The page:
Which US National Lab did you think in particular?
It's quoted from the subtitle, they're not my own words. I edited my post, to add that.
 
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sidetone

sidetone

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I bought a digital copy of FreeBSD's magazine, the one about science, earlier this year. Hate to say it, but I was mildly disappointed, because it wasn't what I expected. It was about FreeBSD's filesystems for storing scientific data for network use. (If I remember correctly, it was about FFS [Fast Filesystem]) This is great to some people, but I was expecting content like creation of scientific diagrams, data analysis, programs about periodic tables, or mathematical programs using BSD.
 

Oko

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Oko, please do not tell our top customer that one can not do scientific computing on FreeBSD. He would find himself suddenly not wanting the product we are making for him.
Is the type of the product secret? Could you please say something about the product. I am guilty as a charged of using term scientific computing in the fairly narrow sense of the word to try to make a point. We keep our scientific data on FreeBSD ZFS pools. We use Jails to deliver our analytical tools to our sponsors. ATLAS, BLAS, LAPACK, C/GCC, GSL, Python, R, lately TeX are all very reasonably maintained on FreeBSD. What is really hurting is lack of MATLAB, Mathematica, Maple (yes FreeMat, Octave, and SciLab last time I looked are all very well maintained), proprietary compilers and such. However the biggest source of frustration is lack of clustering suite (SUN had grid engine which worked reasonably well in the past on FreeBSD) possibly a cluster distribution, then lack of any CUDA (I know it is NVidia who is screwing things up but possibly FreeBSD foundation could make some kind deal with them). Hadoop, spark and similar would be nice. I hate to say this but Open Stack and containers are probably going to stay so something of that crap too.

Right now I really like FreeBSD as a storage OS, and light weight virtualization platform. Network is traditionally strong. Scientific computing is maybe another areas where FreeBSD could excel besides let say security appliances. Linux is too big and is trying to be everything for everyone which is a recipe for not being good for anyone. I will shut up now.
 
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sidetone

sidetone

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What is really hurting is lack of MATLAB (yes FreeMat, Octave, and SciLab last time I looked are all very well maintained), proprietary compilers and such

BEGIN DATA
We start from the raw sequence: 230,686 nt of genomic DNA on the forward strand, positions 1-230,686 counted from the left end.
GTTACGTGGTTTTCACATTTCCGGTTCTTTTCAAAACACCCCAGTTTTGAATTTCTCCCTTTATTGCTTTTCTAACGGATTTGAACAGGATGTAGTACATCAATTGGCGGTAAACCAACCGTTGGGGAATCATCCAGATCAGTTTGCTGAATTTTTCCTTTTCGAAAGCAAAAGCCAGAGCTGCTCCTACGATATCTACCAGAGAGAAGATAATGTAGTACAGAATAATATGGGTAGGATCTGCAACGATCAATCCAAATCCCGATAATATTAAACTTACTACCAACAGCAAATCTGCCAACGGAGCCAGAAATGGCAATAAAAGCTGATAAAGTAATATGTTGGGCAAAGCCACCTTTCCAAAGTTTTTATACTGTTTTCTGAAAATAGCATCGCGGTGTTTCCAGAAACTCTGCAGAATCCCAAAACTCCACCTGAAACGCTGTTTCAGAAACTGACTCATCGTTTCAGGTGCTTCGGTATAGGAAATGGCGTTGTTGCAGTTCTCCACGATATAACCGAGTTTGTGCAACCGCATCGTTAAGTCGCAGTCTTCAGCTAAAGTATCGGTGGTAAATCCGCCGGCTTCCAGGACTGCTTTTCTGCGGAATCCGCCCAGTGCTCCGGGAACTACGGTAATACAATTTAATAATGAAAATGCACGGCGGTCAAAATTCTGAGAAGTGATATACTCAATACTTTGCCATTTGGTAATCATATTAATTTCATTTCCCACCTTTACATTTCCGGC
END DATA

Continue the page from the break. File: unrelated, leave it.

FreeBSD has math/sage available in ports. It's GPL, but that's not important. I've mentioned this before, when it was pointed out how FreeBSD was missing a Matlab alternative. There are even books about it, and free online videos.
 

Oko

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FreeBSD has math/sage available in ports. It's GNU, but that's not important. I've mentioned this before, when it was pointed out how FreeBSD was missing Matlab. There's even videos on the internet about it, and books.
math/sage is just a kitten sink front and for things like Maxima, GNU Octave, and similar. I am not a big fan of that project. I would prefer to see more of very specialized ports lake math/gap and similar (you would be shocked how many of those specialized tools for various areas of pure, applied Mathematics and science (bio-statistics, genetics, neuroscience) are now available open source. However typically they target Linux only.
 

ronaldlees

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"Nvidia and US National Labs will open source the results" in late 2016
One can hold out for that to happen, and maybe it will. I think the traditional PC graphics vendors are quite entrenched in their proprietary thinking, it's being driven by competition (originally in the gaming market, - a market to which we really owe all the GPU horsepower improvements).

Some of the ARM based suppliers are perhaps less entrenched, but so far even Mali graphics offers only kernel source and not the userland part (except as blob). But, there are some reverse engineering efforts ongoing (limadriver.org) to open source the Maii driver, albeit for the time being only up to the 400 series. It probably takes something like Mali 628 or higher to do serious GPGPU stuff.

As I posted on another forum, the bitcoin miners proved the viability of these smallish boards, if you put enough of them together. Although the ASIC boards are not exactly like any of the commercial offerings of SoC ARM boards these days, I think serious power could be harnessed with the latter for GPGPU work. The Odroid XU4 comes to mind. A couple dozen of those, and you're probably crunching some numbers.

For non-Linux though, we're still looking at all the reverse engineering, and potential legal issues? Don't know. Interesting though ...